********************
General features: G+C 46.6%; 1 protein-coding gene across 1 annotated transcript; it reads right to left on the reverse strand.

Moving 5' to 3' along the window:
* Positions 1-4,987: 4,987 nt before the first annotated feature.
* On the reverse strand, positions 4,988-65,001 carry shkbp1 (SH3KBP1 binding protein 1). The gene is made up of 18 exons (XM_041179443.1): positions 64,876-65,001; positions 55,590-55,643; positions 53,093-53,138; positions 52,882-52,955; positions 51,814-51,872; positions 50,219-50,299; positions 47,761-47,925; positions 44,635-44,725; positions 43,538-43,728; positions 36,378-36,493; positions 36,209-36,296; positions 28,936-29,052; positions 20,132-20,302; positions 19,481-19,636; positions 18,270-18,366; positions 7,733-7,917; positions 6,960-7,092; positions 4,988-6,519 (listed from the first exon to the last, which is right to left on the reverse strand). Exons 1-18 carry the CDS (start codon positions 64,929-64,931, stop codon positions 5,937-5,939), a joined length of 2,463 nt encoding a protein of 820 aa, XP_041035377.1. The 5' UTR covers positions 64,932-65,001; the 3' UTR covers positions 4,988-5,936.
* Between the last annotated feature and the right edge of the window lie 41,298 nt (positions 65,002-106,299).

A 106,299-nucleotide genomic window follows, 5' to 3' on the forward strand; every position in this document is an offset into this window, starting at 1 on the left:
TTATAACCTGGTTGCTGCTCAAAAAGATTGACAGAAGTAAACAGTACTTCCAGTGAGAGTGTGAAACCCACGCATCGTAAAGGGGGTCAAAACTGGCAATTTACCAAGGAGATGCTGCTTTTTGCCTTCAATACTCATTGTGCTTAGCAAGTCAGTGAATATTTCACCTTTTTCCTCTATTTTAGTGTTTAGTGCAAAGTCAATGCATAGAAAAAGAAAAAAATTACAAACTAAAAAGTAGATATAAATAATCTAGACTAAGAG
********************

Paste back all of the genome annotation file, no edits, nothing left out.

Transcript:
General features: G+C 46.6%; 1 protein-coding gene across 1 annotated transcript; it reads right to left on the reverse strand.

Moving 5' to 3' along the window:
* Positions 1-4,987: 4,987 nt before the first annotated feature.
* On the reverse strand, positions 4,988-65,001 carry shkbp1 (SH3KBP1 binding protein 1). The gene is made up of 18 exons (XM_041179443.1): positions 64,876-65,001; positions 55,590-55,643; positions 53,093-53,138; positions 52,882-52,955; positions 51,814-51,872; positions 50,219-50,299; positions 47,761-47,925; positions 44,635-44,725; positions 43,538-43,728; positions 36,378-36,493; positions 36,209-36,296; positions 28,936-29,052; positions 20,132-20,302; positions 19,481-19,636; positions 18,270-18,366; positions 7,733-7,917; positions 6,960-7,092; positions 4,988-6,519 (listed from the first exon to the last, which is right to left on the reverse strand). Exons 1-18 carry the CDS (start codon positions 64,929-64,931, stop codon positions 5,937-5,939), a joined length of 2,463 nt encoding a protein of 820 aa, XP_041035377.1. The 5' UTR covers positions 64,932-65,001; the 3' UTR covers positions 4,988-5,936.
* Between the last annotated feature and the right edge of the window lie 41,298 nt (positions 65,002-106,299).

A 106,299-nucleotide genomic window follows, 5' to 3' on the forward strand; every position in this document is an offset into this window, starting at 1 on the left:
TTATAACCTGGTTGCTGCTCAAAAAGATTGACAGAAGTAAACAGTACTTCCAGTGAGAGTGTGAAACCCACGCATCGTAAAGGGGGTCAAAACTGGCAATTTACCAAGGAGATGCTGCTTTTTGCCTTCAATACTCATTGTGCTTAGCAAGTCAGTGAATATTTCACCTTTTTCCTCTATTTTAGTGTTTAGTGCAAAGTCAATGCATAGAAAAAGAAAAAAATTACAAACTAAAAAGTAGATATAAATAATCTAGACTAAGAG